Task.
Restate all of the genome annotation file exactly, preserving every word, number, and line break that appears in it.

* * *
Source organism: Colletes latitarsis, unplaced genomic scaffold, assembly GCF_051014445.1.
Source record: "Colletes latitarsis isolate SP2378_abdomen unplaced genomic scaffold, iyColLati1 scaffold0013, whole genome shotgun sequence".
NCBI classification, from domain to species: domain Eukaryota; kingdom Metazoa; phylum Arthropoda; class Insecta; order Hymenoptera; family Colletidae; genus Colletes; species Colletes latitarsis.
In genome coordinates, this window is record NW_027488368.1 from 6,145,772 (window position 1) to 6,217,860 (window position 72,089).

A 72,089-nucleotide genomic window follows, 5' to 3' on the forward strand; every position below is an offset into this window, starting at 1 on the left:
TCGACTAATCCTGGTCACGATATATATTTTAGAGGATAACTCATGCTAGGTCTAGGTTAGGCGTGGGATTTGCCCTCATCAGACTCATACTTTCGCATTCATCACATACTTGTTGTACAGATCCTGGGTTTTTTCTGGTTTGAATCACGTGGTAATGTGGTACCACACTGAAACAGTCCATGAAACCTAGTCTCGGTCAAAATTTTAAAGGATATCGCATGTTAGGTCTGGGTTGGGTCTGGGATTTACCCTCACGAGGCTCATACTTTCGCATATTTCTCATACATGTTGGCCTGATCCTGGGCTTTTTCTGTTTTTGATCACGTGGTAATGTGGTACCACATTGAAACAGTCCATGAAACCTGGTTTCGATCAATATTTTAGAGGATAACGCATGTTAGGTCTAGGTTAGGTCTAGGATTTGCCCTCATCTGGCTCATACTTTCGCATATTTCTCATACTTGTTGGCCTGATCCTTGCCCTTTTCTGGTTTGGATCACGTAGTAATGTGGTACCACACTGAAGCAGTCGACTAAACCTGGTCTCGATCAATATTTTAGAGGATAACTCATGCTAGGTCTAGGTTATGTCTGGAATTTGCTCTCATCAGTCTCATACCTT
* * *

Source organism: Colletes latitarsis, unplaced genomic scaffold, assembly GCF_051014445.1.
Source record: "Colletes latitarsis isolate SP2378_abdomen unplaced genomic scaffold, iyColLati1 scaffold0013, whole genome shotgun sequence".
NCBI classification, from domain to species: domain Eukaryota; kingdom Metazoa; phylum Arthropoda; class Insecta; order Hymenoptera; family Colletidae; genus Colletes; species Colletes latitarsis.
In genome coordinates, this window is record NW_027488368.1 from 6,145,772 (window position 1) to 6,217,860 (window position 72,089).

A 72,089-nucleotide genomic window follows, 5' to 3' on the forward strand; every position below is an offset into this window, starting at 1 on the left:
TCGACTAATCCTGGTCACGATATATATTTTAGAGGATAACTCATGCTAGGTCTAGGTTAGGCGTGGGATTTGCCCTCATCAGACTCATACTTTCGCATTCATCACATACTTGTTGTACAGATCCTGGGTTTTTTCTGGTTTGAATCACGTGGTAATGTGGTACCACACTGAAACAGTCCATGAAACCTAGTCTCGGTCAAAATTTTAAAGGATATCGCATGTTAGGTCTGGGTTGGGTCTGGGATTTACCCTCACGAGGCTCATACTTTCGCATATTTCTCATACATGTTGGCCTGATCCTGGGCTTTTTCTGTTTTTGATCACGTGGTAATGTGGTACCACATTGAAACAGTCCATGAAACCTGGTTTCGATCAATATTTTAGAGGATAACGCATGTTAGGTCTAGGTTAGGTCTAGGATTTGCCCTCATCTGGCTCATACTTTCGCATATTTCTCATACTTGTTGGCCTGATCCTTGCCCTTTTCTGGTTTGGATCACGTAGTAATGTGGTACCACACTGAAGCAGTCGACTAAACCTGGTCTCGATCAATATTTTAGAGGATAACTCATGCTAGGTCTAGGTTATGTCTGGAATTTGCTCTCATCAGTCTCATACCTT